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Feb 11 2015

Google to Ditch SPDY for HTTP/2

Server developers beware: the search-giant-cum-ad-seller-and-ICT-company has announced it will cease to support SPDY and several other extensions and plug-ins that help optimize web protocols and browser performance and switch to up-and-coming technologies instead. Despite Google's enthusiasm, the idea will inevitably draw criticism from security experts, privacy groups and open source developers alike.

The idea was first publicized on Monday this week in a post on the Chromium blog. As it stands, Google plans to dump its self-developed web accelerator SPDY – which is supported by all major web browsers – in favor of the yet-to-be-standardized HTTP/2. In a first move forward, the company's browser team will begin to gradually roll out HTTP/2 support in Chrome 40, the latest stable version that has been available for download since last week.

According to blog authors Bence Béky and Chris Bentzel, Google thinks the switch is unavoidable because of the massive performance improvements HTTP/2 is expected to bring. Developers from the HTTPbis Working Group, which has been entrusted with designing the successor to 1999's HTTP 1.1, describe the new standard as an "optimized expression of the syntax" of HTTP that would enable "a more efficient use of network resources and a reduced perception of latency by introducing header field compression and allowing multiple concurrent messages on the same connection." In other words, it's supposed to speed up response times, reduce unnecessary protocol and traffic overhead, and help avoid network congestion. What's more, HTTP/2 allows for request prioritization and enables more lasting connections, which ultimately leads to better network utilization. For detailed information, see the latest HTTP/2 draft published in November 2014. A brief overview of possible criticisms is here.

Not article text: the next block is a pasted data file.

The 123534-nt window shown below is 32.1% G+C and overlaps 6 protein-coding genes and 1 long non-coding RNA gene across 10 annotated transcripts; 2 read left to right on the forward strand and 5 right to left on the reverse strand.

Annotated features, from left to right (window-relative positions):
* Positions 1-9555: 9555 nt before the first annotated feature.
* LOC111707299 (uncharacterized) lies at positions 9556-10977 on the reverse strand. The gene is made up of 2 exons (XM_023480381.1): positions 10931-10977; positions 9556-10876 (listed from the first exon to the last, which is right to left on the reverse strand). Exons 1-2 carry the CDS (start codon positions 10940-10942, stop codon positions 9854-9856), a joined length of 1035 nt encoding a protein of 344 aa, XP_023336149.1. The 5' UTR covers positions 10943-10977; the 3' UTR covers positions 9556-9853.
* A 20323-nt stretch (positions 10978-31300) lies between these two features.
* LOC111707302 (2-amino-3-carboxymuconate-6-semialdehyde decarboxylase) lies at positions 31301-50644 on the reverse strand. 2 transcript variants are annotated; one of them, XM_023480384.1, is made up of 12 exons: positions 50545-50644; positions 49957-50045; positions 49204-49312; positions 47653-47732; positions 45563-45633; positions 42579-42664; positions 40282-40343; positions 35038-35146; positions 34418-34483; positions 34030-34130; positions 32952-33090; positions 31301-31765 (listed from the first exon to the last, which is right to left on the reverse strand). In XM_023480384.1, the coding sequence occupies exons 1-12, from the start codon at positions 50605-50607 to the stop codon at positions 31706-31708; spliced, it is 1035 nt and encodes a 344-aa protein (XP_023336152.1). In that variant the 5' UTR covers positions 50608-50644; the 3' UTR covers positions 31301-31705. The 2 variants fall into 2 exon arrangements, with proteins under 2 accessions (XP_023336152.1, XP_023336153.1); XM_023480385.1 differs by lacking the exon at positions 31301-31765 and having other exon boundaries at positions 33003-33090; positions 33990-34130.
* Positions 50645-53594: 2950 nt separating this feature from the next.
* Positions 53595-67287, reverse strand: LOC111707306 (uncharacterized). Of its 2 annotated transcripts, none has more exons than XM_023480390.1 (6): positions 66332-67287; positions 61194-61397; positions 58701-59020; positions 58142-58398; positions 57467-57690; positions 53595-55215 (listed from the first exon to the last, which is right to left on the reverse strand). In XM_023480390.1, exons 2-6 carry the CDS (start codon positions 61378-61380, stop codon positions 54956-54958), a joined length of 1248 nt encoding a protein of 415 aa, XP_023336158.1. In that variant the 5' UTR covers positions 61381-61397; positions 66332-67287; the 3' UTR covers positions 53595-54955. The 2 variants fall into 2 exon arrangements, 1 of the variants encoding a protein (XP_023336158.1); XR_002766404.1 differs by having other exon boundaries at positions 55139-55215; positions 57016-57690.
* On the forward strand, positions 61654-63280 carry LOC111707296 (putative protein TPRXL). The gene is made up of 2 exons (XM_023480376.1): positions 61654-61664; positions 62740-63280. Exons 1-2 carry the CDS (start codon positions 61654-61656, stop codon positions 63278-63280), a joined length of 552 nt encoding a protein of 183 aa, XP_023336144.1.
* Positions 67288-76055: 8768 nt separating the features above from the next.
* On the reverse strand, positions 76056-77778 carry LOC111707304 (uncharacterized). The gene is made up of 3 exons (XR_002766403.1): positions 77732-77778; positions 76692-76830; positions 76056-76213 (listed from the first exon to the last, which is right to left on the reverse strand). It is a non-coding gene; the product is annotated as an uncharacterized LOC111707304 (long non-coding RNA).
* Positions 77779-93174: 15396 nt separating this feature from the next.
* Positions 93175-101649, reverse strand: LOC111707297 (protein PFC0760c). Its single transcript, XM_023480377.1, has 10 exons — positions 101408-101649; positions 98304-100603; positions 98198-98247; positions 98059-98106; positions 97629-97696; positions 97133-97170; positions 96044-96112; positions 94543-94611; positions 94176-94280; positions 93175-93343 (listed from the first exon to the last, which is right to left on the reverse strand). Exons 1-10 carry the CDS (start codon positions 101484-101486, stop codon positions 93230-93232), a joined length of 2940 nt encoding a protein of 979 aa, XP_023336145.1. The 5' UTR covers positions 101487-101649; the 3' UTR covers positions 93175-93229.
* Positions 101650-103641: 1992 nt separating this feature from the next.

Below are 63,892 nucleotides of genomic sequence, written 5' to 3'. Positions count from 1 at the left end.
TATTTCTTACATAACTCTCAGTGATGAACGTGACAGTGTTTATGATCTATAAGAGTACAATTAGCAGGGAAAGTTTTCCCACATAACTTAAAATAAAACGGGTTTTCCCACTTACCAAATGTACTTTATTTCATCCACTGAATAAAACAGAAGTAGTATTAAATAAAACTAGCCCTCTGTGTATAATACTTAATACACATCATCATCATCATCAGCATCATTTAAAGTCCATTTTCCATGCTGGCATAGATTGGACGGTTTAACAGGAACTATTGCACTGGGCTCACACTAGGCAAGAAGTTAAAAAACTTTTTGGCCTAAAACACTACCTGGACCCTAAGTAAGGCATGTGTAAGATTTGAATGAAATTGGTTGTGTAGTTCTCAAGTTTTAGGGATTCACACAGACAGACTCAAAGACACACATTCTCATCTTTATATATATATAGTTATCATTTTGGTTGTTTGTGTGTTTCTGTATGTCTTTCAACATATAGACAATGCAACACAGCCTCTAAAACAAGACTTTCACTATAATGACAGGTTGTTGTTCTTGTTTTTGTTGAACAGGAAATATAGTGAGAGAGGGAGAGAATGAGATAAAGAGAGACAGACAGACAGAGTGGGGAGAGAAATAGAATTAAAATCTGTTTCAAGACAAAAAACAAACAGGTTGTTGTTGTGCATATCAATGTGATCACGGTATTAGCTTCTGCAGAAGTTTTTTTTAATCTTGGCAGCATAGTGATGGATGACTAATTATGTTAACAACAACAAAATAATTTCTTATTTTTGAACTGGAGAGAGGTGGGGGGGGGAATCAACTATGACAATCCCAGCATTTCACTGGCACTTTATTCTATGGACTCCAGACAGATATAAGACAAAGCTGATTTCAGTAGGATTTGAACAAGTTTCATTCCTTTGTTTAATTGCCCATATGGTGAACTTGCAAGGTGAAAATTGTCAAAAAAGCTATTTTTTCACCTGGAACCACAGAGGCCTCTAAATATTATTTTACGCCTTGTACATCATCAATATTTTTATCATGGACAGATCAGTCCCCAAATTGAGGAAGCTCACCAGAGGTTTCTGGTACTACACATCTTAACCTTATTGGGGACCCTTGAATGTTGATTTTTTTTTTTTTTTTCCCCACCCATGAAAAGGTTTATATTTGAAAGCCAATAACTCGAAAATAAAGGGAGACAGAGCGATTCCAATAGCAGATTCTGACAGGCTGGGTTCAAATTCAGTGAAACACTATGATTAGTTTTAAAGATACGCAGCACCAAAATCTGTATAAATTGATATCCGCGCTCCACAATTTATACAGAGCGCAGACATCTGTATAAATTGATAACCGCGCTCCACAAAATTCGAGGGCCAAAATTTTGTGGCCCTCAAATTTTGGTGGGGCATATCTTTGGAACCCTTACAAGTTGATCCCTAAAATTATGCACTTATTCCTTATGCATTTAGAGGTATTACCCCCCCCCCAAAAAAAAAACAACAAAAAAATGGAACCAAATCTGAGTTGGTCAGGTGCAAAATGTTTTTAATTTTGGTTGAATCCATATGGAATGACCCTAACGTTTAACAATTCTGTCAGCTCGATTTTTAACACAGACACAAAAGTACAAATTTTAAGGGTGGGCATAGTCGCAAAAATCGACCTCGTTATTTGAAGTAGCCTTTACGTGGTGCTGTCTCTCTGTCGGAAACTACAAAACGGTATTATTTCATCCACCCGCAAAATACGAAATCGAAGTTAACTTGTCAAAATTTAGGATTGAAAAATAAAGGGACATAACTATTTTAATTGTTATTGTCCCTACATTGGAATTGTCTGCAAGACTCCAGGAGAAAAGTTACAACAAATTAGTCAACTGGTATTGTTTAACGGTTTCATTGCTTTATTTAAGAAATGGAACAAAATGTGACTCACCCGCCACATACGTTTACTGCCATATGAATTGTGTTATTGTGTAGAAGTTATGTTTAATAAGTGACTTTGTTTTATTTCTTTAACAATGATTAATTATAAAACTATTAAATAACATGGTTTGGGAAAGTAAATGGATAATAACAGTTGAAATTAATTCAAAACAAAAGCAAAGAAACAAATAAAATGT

Along with SPDY, Google will also quit supporting NPN, the Next Protocol Negotiation Extension currently used to specify the transport and usage details for application layer protocols. NPN will be replaced with ALPN (short for: Application-Layer Protocol Negotiation Extension), an addition to the TLS standard that allows the application layer to decide which channel will actually be used if a TCP or UDP port supports more than one protocol.

Implementing HTTP/2 and ALPN support is obviously part of a larger project in which Google tries to clean up its Chrome browser's code base. Among the excess baggage that has been dropped from the most recent edition was support for the SSL 3.0 protocol and NPAPI plug-ins – which means that from now on, Chrome will enforce TLS connections without offering downgrade options and no longer displays Silverlight content.


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